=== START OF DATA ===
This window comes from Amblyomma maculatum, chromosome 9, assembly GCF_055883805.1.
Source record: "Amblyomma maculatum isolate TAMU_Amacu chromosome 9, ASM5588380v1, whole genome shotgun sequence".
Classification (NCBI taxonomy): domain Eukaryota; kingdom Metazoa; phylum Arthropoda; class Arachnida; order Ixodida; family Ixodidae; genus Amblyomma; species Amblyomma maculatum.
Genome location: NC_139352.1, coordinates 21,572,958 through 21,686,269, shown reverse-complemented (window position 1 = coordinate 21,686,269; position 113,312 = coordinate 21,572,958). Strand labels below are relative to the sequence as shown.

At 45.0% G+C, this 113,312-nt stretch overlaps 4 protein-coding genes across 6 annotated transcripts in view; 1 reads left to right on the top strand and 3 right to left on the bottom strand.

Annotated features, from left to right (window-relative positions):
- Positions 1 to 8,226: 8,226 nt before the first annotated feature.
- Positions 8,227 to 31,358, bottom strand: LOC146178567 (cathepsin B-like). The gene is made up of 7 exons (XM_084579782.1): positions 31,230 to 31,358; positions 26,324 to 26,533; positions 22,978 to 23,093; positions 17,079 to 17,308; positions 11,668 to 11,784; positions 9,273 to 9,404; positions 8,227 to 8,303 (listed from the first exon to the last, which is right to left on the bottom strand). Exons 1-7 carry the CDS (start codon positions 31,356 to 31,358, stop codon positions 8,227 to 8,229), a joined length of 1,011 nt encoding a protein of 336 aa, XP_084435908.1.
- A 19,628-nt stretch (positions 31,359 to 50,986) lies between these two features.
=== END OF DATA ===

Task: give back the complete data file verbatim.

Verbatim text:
This window comes from Amblyomma maculatum, chromosome 9, assembly GCF_055883805.1.
Source record: "Amblyomma maculatum isolate TAMU_Amacu chromosome 9, ASM5588380v1, whole genome shotgun sequence".
Classification (NCBI taxonomy): domain Eukaryota; kingdom Metazoa; phylum Arthropoda; class Arachnida; order Ixodida; family Ixodidae; genus Amblyomma; species Amblyomma maculatum.
Genome location: NC_139352.1, coordinates 21,572,958 through 21,686,269, shown reverse-complemented (window position 1 = coordinate 21,686,269; position 113,312 = coordinate 21,572,958). Strand labels below are relative to the sequence as shown.

At 45.0% G+C, this 113,312-nt stretch overlaps 4 protein-coding genes across 6 annotated transcripts in view; 1 reads left to right on the top strand and 3 right to left on the bottom strand.

Annotated features, from left to right (window-relative positions):
- Positions 1 to 8,226: 8,226 nt before the first annotated feature.
- Positions 8,227 to 31,358, bottom strand: LOC146178567 (cathepsin B-like). The gene is made up of 7 exons (XM_084579782.1): positions 31,230 to 31,358; positions 26,324 to 26,533; positions 22,978 to 23,093; positions 17,079 to 17,308; positions 11,668 to 11,784; positions 9,273 to 9,404; positions 8,227 to 8,303 (listed from the first exon to the last, which is right to left on the bottom strand). Exons 1-7 carry the CDS (start codon positions 31,356 to 31,358, stop codon positions 8,227 to 8,229), a joined length of 1,011 nt encoding a protein of 336 aa, XP_084435908.1.
- A 19,628-nt stretch (positions 31,359 to 50,986) lies between these two features.